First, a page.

Looking back through sunspot records reveals many periods when the Sun's activity was high and low and in general they are related to warm and cool climatic periods. As well as the Little Ice Age, there was the weak Sun and the cold Iron Age, the active sun and the warm Bronze Age. Scientists cannot readily explain how the Sun's activity affects the Earth but it is an observational correlation that the Sun's moods have a climatic effect on the Earth.
Today's climate change consensus is that man-made greenhouse gases are warming the world and that we must act to curb them to reduce the projected temperature increase estimated at probably between 1.8C and 4.0C by the century's end. But throughout the 20th century, solar cycles had been increasing in strength. Almost everyone agrees that throughout most of the last century the solar influence was significant. Studies show that by the end of the 20th century the Sun's activity may have been at its highest for more than 8,000 years. Other solar parameters have been changing as well, such as the magnetic field the Sun sheds, which has almost doubled in the past century. But then things turned. In only the past decade or so the Sun has started a decline in activity, and the lateness of cycle 24 is an indicator.
Astronomers are watching the Sun, hoping to see the first stirrings of cycle 24. It should have arrived last December. The United States' National Oceanic and Atmospheric Administration predicted it would start in March 2007. Now they estimate March 2008, but they will soon have to make that even later. The first indications that the Sun is emerging from its current sunspot minimum will be the appearance of small spots at high latitude. They usually occur some 12-20 months before the start of a new cycle. These spots haven't appeared yet so cycle 24 will probably not begin to take place until 2009 at the earliest. The longer we have to wait for cycle 24, the weaker it is likely to be. Such behaviour is usually followed by cooler temperatures on Earth.
The past decade has been warmer than previous ones. It is the result of a rapid increase in global temperature between 1978 and 1998. Since then average temperatures have held at a high, though steady, level. Many computer climate projections suggest that the global temperatures will start to rise again in a few years. But those projections do not take into account the change in the Sun's behaviour. The tardiness of cycle 24 indicates that we might be entering a period of low solar activity that may counteract man-made greenhouse temperature increases. Some members of the Russian Academy of Sciences say we may be at the start of a period like that seen between 1790 and 1820, a minor decline in solar activity called the Dalton Minimum. They estimate that the Sun's reduced activity may cause a global temperature drop of 1.5C by 2020. This is larger than most sensible predictions of man-made global warming over this period.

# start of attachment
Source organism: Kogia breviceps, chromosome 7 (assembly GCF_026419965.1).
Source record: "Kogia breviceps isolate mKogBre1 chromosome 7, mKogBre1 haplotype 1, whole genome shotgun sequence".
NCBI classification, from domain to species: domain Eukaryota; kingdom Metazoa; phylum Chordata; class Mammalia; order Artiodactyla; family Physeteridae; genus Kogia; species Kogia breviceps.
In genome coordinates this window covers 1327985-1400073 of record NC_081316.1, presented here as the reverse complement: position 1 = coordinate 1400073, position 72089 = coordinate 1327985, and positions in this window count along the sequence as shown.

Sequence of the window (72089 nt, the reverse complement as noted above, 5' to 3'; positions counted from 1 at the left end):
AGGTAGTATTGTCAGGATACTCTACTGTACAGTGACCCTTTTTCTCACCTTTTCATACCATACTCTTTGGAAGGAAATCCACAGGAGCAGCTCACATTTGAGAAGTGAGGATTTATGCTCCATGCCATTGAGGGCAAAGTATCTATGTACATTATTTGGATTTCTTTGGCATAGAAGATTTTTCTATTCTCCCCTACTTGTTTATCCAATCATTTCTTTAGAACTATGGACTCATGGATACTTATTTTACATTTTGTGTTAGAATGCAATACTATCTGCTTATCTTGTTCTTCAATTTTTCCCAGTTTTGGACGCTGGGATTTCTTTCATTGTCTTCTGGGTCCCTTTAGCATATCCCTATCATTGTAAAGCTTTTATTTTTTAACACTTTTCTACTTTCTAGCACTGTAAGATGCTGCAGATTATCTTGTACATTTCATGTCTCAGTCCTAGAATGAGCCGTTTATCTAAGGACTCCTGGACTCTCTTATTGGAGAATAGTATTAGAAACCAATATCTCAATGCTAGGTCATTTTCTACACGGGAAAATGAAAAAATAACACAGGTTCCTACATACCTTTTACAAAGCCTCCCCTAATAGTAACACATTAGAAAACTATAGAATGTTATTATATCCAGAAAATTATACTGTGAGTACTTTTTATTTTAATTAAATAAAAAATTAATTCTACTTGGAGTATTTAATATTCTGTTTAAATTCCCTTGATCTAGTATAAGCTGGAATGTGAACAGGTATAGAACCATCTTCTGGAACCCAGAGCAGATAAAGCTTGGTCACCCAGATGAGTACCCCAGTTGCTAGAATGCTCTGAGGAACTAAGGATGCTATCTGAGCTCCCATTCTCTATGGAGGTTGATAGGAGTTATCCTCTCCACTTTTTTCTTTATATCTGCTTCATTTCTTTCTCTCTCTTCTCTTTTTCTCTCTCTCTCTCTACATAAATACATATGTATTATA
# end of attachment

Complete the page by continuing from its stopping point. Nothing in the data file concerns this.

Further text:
It's something we must take seriously because what happened in the 17th century is bound to happen again some time. Recent work studying the periods when our Sun loses its sunspots, along with data on other Sun-like stars that may be behaving in the same way, suggests that our Sun may spend between 10 and 25 per cent of the time in this state. Perhaps the lateness of cycle 24 might even be the start of another Little Ice Age. If so, then our Sun might come to our rescue over climate change, mitigating mankind's influence and allowing us more time to act. It might even be the case that the Earth's response to low solar activity will overturn many of our assumptions about man's influence on climate change. We don't know. We must keep watching the sun.